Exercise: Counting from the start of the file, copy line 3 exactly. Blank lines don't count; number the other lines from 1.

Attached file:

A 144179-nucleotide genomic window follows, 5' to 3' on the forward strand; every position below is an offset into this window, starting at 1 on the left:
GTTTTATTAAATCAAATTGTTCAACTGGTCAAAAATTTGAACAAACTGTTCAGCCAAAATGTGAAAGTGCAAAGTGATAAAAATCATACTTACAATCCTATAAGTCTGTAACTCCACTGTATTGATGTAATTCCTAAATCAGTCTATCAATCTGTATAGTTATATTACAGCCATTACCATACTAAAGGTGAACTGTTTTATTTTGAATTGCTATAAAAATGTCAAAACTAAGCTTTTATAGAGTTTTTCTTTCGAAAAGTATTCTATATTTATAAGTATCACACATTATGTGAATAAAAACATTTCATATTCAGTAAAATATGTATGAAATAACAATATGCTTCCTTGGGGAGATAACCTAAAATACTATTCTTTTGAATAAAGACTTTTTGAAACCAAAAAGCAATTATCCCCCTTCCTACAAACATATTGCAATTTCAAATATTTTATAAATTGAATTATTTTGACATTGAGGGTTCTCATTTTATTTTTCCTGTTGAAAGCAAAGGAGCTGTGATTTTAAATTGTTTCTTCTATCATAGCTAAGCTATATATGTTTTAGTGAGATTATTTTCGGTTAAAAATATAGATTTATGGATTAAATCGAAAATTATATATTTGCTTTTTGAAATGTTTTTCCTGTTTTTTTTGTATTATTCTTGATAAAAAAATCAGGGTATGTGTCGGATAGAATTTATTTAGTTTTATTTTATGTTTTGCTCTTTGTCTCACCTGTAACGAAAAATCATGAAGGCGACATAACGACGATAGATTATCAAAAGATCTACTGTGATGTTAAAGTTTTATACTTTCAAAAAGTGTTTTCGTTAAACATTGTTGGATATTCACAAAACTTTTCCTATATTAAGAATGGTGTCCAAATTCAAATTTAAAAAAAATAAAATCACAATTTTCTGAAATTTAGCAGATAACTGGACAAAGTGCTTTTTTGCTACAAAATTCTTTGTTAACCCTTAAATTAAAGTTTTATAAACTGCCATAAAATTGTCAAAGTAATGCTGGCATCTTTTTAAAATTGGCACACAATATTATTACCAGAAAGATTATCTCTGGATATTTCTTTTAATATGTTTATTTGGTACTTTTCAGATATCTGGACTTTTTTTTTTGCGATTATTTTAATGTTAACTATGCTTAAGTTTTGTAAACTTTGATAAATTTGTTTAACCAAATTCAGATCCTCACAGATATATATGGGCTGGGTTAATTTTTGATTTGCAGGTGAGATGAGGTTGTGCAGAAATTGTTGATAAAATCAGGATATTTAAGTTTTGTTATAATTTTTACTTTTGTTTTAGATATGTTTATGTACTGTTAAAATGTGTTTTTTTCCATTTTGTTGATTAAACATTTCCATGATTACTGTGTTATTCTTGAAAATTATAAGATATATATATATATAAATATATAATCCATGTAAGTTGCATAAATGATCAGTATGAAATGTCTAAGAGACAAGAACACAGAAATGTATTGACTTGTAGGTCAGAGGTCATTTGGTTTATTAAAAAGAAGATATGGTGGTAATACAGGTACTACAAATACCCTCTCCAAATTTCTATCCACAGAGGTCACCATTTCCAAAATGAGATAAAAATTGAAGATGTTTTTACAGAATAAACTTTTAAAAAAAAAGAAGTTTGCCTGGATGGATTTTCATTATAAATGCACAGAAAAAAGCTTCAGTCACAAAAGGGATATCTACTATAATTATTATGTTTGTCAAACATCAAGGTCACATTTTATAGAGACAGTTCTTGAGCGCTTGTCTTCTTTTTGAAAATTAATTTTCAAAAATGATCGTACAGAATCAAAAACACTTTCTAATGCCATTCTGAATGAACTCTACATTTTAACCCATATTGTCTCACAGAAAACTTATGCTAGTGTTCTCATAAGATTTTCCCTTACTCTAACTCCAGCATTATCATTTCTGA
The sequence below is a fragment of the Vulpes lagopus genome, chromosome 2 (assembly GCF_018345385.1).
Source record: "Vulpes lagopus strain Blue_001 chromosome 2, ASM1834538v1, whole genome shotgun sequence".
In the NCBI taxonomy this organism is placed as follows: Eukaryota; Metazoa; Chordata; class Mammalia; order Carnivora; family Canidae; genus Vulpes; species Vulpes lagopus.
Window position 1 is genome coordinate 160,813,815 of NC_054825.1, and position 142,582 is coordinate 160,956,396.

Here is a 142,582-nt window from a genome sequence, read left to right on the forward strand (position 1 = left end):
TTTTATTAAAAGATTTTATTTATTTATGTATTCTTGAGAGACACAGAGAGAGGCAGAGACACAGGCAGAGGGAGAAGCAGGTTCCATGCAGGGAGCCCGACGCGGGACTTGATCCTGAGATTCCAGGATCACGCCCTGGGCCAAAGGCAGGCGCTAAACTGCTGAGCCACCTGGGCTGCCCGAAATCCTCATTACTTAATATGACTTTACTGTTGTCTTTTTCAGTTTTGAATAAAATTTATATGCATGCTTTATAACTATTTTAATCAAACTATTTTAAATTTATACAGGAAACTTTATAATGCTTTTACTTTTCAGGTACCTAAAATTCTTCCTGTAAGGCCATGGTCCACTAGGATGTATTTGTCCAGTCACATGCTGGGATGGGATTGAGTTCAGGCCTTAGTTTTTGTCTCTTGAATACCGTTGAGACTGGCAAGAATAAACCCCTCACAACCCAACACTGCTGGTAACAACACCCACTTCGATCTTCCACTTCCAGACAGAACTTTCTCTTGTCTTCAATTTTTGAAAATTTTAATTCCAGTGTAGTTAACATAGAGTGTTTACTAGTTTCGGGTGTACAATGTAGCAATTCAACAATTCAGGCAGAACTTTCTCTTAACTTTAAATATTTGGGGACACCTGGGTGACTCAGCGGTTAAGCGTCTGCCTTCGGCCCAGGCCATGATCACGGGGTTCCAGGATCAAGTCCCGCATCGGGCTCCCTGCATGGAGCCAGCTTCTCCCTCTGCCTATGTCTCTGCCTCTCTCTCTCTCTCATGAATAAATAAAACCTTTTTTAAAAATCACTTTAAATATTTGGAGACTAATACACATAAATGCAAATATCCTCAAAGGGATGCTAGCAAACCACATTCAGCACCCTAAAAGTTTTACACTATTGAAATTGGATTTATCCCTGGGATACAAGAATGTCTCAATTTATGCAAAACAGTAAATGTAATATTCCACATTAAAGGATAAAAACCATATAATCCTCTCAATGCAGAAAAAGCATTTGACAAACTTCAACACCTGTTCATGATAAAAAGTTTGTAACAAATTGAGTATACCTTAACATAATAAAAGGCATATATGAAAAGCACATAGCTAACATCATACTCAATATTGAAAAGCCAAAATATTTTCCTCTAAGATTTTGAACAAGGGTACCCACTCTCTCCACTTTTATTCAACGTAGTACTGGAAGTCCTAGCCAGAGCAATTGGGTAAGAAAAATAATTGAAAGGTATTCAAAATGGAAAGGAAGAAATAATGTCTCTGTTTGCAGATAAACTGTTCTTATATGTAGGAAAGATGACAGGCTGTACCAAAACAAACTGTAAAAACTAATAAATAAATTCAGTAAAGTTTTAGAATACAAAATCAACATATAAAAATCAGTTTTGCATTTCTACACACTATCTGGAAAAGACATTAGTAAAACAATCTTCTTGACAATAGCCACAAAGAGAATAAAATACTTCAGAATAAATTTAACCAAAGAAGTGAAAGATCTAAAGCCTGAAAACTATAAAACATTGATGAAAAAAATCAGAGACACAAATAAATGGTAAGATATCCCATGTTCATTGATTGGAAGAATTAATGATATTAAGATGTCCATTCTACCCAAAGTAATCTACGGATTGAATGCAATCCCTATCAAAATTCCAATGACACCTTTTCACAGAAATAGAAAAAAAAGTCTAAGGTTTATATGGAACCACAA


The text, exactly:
The sequence below is a fragment of the Vulpes lagopus genome, chromosome 2 (assembly GCF_018345385.1).